- Free expression in international and comparative perspectives
- Global constitutionalism and its development in China
- International copyright law issues related to free speech
- 2023: Cited in the US China Economic and Security Review Commission’s 2023 annual report to the US Congress:
- 2022: Affiliated Fellow: Information Society Project, Yale Law School
- 2021: Resident Fellow: Information Society Project, Yale Law School
- 2021: Fellow: Royal Society for Arts, Manufactures and Commerce
- 2021: Fulbright Nominee: US-UK Fulbright Scholar Award in All Disciplines
- 2020: Fellow: Higher Education Academy
- 2019: Convener & organiser: 2019 Annual Conference of the European China Law Studies Association
- 2018: Associate: Centre for Intellectual Property and Information Law, University of Cambridge
- 2017: Cited by by the European Commission in its first ever country report:
- 2016: Listed as one of five prominent “Chinese living in Germany” for their “creativity and engagement”: German Federal Foreign Office
- 2012: Visiting Academic: Programme for Comparative Media Law and Policies, University of Oxford
- Chen, G. (2017). Copyright and International Negotiations:An Engine of Free Expression in China?. Cambridge University Press. https://doi.org/10.1017/9781316681435
- Chen, G., Liu, J., & et al. (2015). 《德国联邦宪法法院典型判例研究•基本权利篇》(Studies of Classical Case Law of the Federal Constitutional Court of Germany: The Basic Rights). (New ed.). 法律出版社 (The Law Press)
- Chen, G. (2021). INTELLECTUAL PROPERTY RIGHTS IN CHINA. By Zhenqing Zhang. Philadelphia: University of Pennsylvania Press, 2019. 298 pp. (Tables, graphs, figures.) US$69.95, cloth. ISBN 978-0-8122-5106-7. Pacific Affairs, 94(3), 590-592
Chapter in book
- Chen, G. (2023). Constitutional Battles beyond China’s Regulation of Online Terrorist Speech. In M. Straub (Ed.), Straub, Marlene (Hg.) (2023): Der öffentliche Diskurs (59-71). Berlin: Verfassungsbooks. https://doi.org/10.17176/20230215-110415-0
- Shi-Kupfer, K., & Chen, G. (2020). Datengetriebene Innovation vs. Schutz von privaten Informationen: Wie China mit Personenbezogenen Daten Umgeht. In Deutsch-chinesische Innovationspartnerschaft: Rahmenbedingungen, Chancen und Herausforderungen (Dowling, Michael et al.) (77-94). Marburg: Metropolis-Verlag
- Chen, G. (in press). Can China Squelch Free Speech Beyond Its Borders?. Journal of International Media & Entertainment Law,
- Chen, G. (2023). The "Constitutional" Rise of Chinese Speech Imperialism. Journal of Free Speech Law, 2(2), 483-572
- Chen, G. (2022). How Equalitarian Regulation of Online Hate Speech Turns Authoritarian: A Chinese Perspective. Journal of Media Law, 14(1), 159-179. https://doi.org/10.1080/17577632.2022.2085013
- Chen, G., & Zenglein, M. (2019). The Global Faces of China's Incomplete Reforms: A Perspective from China's New Intellectual Property Regime. Journal of Chinese Economic and Business Studies, 17(4), 425-443. https://doi.org/10.1080/14765284.2020.1712886
- Chen, G. (2014). Piercing the Veil of State Sovereignty: How China’s Censorship Regime into Fragmented International Law can Lead to a Butterfly Effect. Global Constitutionalism, 3(1), 31-70. https://doi.org/10.1017/s2045381713000282
Other (Digital/Visual Media)
- Chen, G. (2022). Constitutional Battles beyond China’s Regulation of Online Terrorist Speech. [Verfassungsblog: On Matters Constitutional]
- Chen, G. (2021). China and International Law: History, Theory, and Practice. The Institute for Security and Development Policy, Sweden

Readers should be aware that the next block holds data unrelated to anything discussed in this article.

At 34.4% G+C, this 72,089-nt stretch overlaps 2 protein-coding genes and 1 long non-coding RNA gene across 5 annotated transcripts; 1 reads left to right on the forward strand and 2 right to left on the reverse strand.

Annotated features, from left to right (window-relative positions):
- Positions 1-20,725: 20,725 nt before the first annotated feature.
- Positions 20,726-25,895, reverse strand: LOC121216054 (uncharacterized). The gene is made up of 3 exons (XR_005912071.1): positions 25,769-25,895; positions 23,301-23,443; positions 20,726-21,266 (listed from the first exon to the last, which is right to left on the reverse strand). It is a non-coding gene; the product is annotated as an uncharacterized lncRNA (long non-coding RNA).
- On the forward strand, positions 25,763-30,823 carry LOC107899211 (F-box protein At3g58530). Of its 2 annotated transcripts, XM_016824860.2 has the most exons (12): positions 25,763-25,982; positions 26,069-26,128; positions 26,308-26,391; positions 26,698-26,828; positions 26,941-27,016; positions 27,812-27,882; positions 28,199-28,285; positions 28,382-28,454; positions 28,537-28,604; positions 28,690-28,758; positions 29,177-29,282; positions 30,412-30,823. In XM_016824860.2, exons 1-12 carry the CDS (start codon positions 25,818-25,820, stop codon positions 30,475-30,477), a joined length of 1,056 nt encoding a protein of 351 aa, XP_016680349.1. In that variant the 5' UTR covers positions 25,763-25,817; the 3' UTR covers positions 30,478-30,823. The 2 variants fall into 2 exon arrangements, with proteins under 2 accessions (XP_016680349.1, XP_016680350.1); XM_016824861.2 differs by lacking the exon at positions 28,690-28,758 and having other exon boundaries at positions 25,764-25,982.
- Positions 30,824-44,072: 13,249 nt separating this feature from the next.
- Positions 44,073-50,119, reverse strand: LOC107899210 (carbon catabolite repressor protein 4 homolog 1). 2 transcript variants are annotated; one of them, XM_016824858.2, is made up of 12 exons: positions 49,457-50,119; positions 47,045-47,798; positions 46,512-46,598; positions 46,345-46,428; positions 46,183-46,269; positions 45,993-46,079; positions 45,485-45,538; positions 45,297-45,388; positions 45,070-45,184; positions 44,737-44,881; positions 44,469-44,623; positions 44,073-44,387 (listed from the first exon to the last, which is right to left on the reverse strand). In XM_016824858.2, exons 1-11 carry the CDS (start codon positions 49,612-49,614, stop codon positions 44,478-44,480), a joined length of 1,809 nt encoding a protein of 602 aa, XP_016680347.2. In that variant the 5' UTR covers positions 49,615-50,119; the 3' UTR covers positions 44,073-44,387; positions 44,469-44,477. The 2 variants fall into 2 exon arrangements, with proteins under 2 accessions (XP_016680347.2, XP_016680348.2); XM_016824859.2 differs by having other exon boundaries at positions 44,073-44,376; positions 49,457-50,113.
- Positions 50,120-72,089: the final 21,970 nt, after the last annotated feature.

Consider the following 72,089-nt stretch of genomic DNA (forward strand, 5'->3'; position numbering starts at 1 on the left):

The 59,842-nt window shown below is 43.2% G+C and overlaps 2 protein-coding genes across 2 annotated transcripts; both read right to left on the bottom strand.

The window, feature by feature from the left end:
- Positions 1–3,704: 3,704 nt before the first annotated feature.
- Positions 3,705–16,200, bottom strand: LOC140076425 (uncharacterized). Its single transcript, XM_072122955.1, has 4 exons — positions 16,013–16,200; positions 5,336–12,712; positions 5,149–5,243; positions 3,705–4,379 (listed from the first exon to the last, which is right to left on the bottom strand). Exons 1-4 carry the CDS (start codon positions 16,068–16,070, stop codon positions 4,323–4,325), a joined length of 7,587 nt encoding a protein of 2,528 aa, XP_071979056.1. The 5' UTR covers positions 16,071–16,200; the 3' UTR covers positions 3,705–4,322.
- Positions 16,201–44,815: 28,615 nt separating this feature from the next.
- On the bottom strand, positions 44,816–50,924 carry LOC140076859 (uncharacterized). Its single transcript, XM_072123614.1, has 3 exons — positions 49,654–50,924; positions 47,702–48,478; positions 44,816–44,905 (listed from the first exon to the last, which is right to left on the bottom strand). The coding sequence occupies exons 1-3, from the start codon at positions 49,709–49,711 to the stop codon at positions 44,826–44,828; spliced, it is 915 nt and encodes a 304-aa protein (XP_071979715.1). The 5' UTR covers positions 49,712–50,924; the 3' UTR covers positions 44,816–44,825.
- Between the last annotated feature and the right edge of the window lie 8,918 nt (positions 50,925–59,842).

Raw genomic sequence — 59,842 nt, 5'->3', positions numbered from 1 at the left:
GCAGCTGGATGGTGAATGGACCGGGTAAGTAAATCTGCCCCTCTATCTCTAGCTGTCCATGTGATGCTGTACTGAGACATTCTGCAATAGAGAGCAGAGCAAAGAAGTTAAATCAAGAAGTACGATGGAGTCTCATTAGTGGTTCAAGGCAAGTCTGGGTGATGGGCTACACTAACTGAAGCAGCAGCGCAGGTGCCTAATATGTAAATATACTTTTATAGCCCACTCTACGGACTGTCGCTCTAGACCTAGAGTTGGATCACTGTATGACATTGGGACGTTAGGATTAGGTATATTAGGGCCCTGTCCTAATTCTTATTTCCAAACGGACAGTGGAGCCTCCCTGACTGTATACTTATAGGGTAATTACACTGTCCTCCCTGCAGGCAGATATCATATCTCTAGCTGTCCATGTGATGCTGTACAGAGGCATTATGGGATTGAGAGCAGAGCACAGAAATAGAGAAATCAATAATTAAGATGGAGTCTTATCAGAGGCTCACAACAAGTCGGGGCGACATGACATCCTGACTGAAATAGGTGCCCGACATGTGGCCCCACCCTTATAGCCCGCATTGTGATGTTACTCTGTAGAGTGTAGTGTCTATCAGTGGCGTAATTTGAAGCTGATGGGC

- Chen, G., & et al. (2019). Chinese Censorship: A Global Export?. [TRT World Roundtable Discussion (TV interview)]
- Chen, G. (2019). Fighting Words: US and China Clash on Free Speech. [YaleGlobal Online]
- Chen, G. (2018). US Free Speech vs China’s Censorship. [YaleGlobal Online]
- Chen, G. G., & Stepan, M. (2017). Ruling the Country by Red-letterhead Documents?. [China Policy Institute: Analysis]
- Chen, G. G. (2017). Le Droit, C’est Moi: Xi Jinping’s New Rule-By-Law Approach. [Oxford Human Rights Hub]
- Chen, G. (2017). The Achilles’ Heel of Xi’s Legal Reforms. [YaleGlobal Online]
- Chen, G. G. (2017). A national supervision system: the CCP’s new permanent anti-corruption campaign. [MERICS Blog]
- Chen, G. (2017). A chip of controlling free expression: why China wants to “trade” its copyright protection?. [Cambridge Core Blog]
- Chen, G. G. (2017). China’s New Circuit Tribunals Allow Tighter Control of Judiciary. [Oxford Human Rights Hub]
- Chen, G. G. (2016). A Whitened White Paper on Human Rights. [Oxford Human Rights Hub]
- Chen, G. G. (2016). Why China relies on outsiders to get the inside story. [MERICS Blog]
- Chen, G. G. Eine Metropole vom Reißbrett
- Chen, G. (in press). Global Trade in Times of Coronavirus: Will the WTO Survive the Next Round of Sino-US Trade War?
- Chen, G. G. TPP is Dead, Now What?
- Chen, G. How intellectual property and censorship have haunted a century of China-US trade talks
- Chen, G. G. Xiongan: A New City for the Xi Jinping Era
- Chen, G. 专访：旅德华人学者眼中的两会 (Interview: The Annual Plenary Sessions of the State in the Eyes of a Chinese Scholar Living in Germany)
- Chen, G. G., & Wong, T. G. Waiting for China’s Data Protection Law
- Chen, G. G. How Big a Deal is the New U.S.-China Trade Deal?
- Chen, G. (in press). Xi Jinping and China’s Censorship Trap
- Chen, G. G. Is censorship bad for business? How trade laws could break through China’s Great Firewall
- Chen, G. G., & Shi-Kupfer, K. Massenhaft Nutzer – mangelhafter Datenschutz
- Chen, G. G., & Shi-Kupfer, K. (2018). Wie China mit Personenbezogenen Daten Umgeht. Federal Ministry of Education and Research, Germany
- Chen, G. G., & Stepan, M. (2017). Activating The National People’s Congress: Law-making on Behalf of the Party Center. MERICS, Germany
- Chen, G. G., & Shi-Kupfer, K. (2016). The Function of Judicial Reforms in Xi Jinping’s Agenda: Rectifying local governance through reforms of the judicial system. MERICS, Germany
- Chen, G. (2015). Intellectual Property Law and Freedom: between the national and the international. Cigref, France